Please tell us a bit about yourself.
I’m a cheery, glass half-full person, once accused of being the Mary Poppins of my workplace—not easy in the chaos of a hospital emergency department! But those years taught me that love, laughter, and faith are the best medicines. They also left me with stories to share, pulse-spiking medical drama that invites readers to “scrub in” as part of the team. I love that I’ve been called an “author of hope opera!” Apart from my writing, I’m a native Californian, wife, mother, grandmother—and a passionate foodie, as excited to sprinkle herbs as metaphors.
How did you come up with the concept for Mercy Hospital Series?
It disappointed me that while hugely popular TV shows like Grey’s Anatomy, ER, and House offer adrenalin-pounding action, they rarely address issues of faith. After thirty years as an ER nurse, I know how many prayers are sent heavenward by patients, family members, and by hospital staff, too. I wanted to offer readers well-rounded, realistic glimpses into the world of emergency medicine. And into the hearts and souls behind the stethoscopes, badges, and flak jackets of medical, fire, and law enforcement teams. It is my way of honoring these heroes—while glorifying God.
Do you have a favorite character in Mercy Hospital Series? Why?
I think I identify most closely with Erin Quinn of Disaster Status, the feisty, stubborn ER charge nurse who takes her frustrations out on a punching bag. I love that she has much to learn about the difference between being strong and becoming a woman of strength. That difference is faith. I learned it in a dramatic way when a serious equestrian accident landed me on a gurney in my own trauma room—with a broken neck and spinal injury. I sometimes say that God took drastic measures to get my attention!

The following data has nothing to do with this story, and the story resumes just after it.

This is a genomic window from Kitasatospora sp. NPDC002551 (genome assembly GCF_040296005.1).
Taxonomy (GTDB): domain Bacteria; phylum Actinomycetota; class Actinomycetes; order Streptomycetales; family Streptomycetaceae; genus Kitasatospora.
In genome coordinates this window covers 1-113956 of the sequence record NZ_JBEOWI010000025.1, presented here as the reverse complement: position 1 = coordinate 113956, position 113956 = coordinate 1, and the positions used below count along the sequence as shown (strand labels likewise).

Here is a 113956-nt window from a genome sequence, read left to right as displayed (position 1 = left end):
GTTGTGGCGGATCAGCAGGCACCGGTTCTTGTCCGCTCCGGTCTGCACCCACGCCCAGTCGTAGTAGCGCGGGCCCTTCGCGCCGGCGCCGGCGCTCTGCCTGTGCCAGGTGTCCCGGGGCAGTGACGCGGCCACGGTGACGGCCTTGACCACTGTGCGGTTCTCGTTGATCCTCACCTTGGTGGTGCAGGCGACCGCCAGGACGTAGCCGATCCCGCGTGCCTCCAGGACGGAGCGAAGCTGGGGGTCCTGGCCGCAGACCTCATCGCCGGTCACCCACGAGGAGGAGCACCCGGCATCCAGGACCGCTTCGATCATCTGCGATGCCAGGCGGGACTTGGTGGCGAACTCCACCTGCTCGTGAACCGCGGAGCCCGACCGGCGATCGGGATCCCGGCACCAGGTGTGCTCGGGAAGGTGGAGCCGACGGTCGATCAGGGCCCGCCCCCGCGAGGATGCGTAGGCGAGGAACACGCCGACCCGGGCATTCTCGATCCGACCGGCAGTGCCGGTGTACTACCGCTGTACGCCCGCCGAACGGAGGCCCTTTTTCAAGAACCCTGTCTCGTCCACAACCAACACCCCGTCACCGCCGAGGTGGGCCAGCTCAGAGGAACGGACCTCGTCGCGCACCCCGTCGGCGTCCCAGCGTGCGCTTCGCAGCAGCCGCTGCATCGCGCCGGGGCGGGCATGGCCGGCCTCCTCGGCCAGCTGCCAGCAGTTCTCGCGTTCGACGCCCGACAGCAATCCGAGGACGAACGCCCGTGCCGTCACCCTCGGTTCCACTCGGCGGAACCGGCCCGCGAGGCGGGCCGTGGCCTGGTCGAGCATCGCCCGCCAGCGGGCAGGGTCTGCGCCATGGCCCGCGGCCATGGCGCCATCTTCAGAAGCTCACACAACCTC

How much research did Mercy Hospital Series take?
As an ER nurse, I spent decades immersed medical drama. And I’m blessed to have many friends who are still working in the fields of emergency medicine, fire rescue, and law enforcement. They graciously offer help. Because each Mercy Hospital story involves a disaster scenario, I’ve had to research critical incident stress, hazardous materials, and officer-involved shootings. I also visited the northern California settings: Gold Country, Monterey Bay, and even the famous “Tonga Room” in the Fairmont Hotel in San Francisco—tough duty, but someone’s got to do it.
What is the most interesting fact that you learned while researching and writing Mercy Hospital Series?
In Disaster Status, there is a secondary character named Sarge, who is a Gulf War veteran. He suffers from post-traumatic stress and has flashbacks. I interviewed an Army lieutenant colonel, who served during that conflict. He helped me see through my character’s eyes, and to feel, hear what Sarge experienced in the desert. Like how he’d saturate pieces of wool blanket and stuff them into his helmet to filter the stench from burning oil wells; how he heard the high-pitched squeal of Scud missiles . . . and that simple, terrifying “click” when he stepped on the landmine.